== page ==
White House-led efforts to curb the number of datacentres used by US federal agencies have generated savings of $2bn over the past three years, figures show.

Datacentre consolidation and optimisation were

at the centre of the IT reforms pushed through by the Office of Management and Budget (OMB) in 2010, as part of its drive to cut down on duplicative spending by federal agencies.

As a result, agencies have been encouraged since 2012 to embark on IT “reductions” that could cut their overall departmental spend by 10% through the culling of “duplicative, under-performing or lower-priority investments” in technology.

According to a report published by the US Government Accountability Office (GAO), the OMB’s work has resulted in $3.6bn in cost savings and avoidance between the 2011 – 2014 financial years.

Out of the 24 participating federal agencies, the bulk of the savings (69%) have been brought about by the activities of the Departments of Defense, Homeland Security, the Treasury and the Social Security Administration.

Datacentre consolidation and optimisation projects have been cited as the source of $2bn of these savings, as agencies have taken steps to drive down the energy consumption and physical space taken up by their facilities through investments in better performing IT equipment.

Under the terms of the OMB’s guidance, agencies are supposed to reinvest the money saved in newer technologies that would drive-up operational efficiency, performance and deliver a good return on investment in 18 months of implementation.

However, the GAO report suggests only five of the 27 agencies required to share details of their reinvestment plans have done so to date, prompting calls for more to be done to ensure agencies comply with this part of the OMB’s requirements.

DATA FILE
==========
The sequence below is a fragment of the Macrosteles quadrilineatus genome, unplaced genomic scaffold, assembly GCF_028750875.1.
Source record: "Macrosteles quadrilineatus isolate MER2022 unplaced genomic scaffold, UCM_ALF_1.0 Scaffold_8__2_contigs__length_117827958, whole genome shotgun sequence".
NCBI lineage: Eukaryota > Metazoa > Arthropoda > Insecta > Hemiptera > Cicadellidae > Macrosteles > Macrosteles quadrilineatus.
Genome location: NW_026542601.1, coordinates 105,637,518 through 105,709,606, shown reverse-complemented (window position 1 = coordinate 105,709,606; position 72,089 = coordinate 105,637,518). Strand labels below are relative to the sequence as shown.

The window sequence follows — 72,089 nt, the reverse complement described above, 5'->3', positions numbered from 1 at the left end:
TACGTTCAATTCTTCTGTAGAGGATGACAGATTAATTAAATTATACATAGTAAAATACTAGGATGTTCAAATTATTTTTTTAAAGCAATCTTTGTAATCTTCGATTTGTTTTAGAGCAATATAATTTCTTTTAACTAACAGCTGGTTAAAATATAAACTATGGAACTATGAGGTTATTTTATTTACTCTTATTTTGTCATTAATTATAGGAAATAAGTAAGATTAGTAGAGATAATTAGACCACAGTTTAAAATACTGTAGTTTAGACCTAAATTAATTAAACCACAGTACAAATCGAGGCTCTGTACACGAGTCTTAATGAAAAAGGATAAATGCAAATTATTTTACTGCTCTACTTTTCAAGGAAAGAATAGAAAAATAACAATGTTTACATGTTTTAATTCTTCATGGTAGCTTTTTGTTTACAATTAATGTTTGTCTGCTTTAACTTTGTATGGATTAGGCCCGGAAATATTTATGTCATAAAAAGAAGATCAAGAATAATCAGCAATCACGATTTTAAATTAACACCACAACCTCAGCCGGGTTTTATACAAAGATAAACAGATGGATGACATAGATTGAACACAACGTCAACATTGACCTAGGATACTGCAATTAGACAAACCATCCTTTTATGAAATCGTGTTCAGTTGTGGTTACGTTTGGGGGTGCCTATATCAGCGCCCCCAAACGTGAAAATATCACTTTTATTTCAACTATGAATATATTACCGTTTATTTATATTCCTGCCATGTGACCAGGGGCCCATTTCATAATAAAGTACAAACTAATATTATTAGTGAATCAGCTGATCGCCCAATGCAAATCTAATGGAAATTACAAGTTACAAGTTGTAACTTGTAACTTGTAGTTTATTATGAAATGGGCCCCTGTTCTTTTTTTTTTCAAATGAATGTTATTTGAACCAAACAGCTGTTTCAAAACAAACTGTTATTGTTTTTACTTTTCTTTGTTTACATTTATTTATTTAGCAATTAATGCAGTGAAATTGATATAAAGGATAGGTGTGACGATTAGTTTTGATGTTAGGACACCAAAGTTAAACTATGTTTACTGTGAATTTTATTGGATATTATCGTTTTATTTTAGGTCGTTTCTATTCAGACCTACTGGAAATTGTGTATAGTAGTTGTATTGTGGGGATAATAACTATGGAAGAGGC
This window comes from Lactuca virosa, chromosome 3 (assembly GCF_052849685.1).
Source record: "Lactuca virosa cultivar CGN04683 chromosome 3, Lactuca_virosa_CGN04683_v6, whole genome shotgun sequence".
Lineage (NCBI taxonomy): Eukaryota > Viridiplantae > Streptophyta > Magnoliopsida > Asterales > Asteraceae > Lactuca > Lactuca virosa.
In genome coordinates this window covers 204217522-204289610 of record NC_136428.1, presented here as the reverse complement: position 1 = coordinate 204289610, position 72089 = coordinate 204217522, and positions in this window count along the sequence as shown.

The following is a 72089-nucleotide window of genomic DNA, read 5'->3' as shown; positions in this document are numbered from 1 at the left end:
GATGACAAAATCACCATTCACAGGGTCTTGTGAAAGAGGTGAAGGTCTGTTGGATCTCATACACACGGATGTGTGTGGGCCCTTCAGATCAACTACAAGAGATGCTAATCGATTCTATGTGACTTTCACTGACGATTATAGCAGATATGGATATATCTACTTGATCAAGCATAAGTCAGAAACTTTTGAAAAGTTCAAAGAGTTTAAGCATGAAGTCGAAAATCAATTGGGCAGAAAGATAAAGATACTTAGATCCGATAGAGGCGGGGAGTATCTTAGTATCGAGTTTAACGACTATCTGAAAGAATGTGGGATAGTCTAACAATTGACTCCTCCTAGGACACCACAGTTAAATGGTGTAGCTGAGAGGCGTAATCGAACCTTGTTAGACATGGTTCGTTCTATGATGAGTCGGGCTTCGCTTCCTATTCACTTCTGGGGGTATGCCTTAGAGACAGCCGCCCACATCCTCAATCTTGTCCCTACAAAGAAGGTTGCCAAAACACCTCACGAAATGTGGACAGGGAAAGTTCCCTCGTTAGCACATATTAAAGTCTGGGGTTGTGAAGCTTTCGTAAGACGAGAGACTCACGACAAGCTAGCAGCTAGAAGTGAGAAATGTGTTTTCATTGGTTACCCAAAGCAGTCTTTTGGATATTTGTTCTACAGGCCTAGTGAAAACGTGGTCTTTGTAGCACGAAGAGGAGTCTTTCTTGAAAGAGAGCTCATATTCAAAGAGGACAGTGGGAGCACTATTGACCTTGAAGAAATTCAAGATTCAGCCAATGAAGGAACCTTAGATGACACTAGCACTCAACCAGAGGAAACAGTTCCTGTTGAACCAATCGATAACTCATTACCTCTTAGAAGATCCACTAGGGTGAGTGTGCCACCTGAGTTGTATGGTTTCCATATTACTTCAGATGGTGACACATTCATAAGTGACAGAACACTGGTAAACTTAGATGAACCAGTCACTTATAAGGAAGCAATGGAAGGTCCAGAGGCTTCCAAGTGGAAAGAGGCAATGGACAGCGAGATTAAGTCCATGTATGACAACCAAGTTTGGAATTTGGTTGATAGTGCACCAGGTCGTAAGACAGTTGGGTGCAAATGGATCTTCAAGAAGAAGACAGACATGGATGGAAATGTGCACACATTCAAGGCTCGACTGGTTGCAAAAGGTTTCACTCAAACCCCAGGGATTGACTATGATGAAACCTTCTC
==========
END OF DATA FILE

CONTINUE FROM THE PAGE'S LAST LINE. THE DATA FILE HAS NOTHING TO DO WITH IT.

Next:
“As a result, agencies’ plans were substantially short of OMB’s overall fiscal year 2014 targets – $3bn in proposed reductions and $2.1bn in proposed reinvestments – compared with OMB’s targets of $7.6bn in reductions and as much as $7.6bn in reinvestments,” the report states.

The report’s findings are sure to be of interest to the UK and Scottish public sector, as both have embarked on similar datacentre consolidation drives to cut costs.

In the case of the former, this has resulted in the launch of the UK government’s Crown Hosting joint venture with Ark Data Centres in March 2015. This was set up to enable public sector bodies to procure datacentre space in a government-owned and government-approved facility as an alternative to building their own.

In Scotland, the government has attempted to address the public sector’s over-reliance on private datacentres through the roll-out of its data-hosting framework. This will run until May 2017, offering users access to co-location and cloud services through a range of third-party suppliers, including Atos IT Services, Brightsolid, Capita IT Services, CGI IT UK, Fujitsu Services, Iomart, Onyx Group and Pulsant.

Read more about datacentre consolidation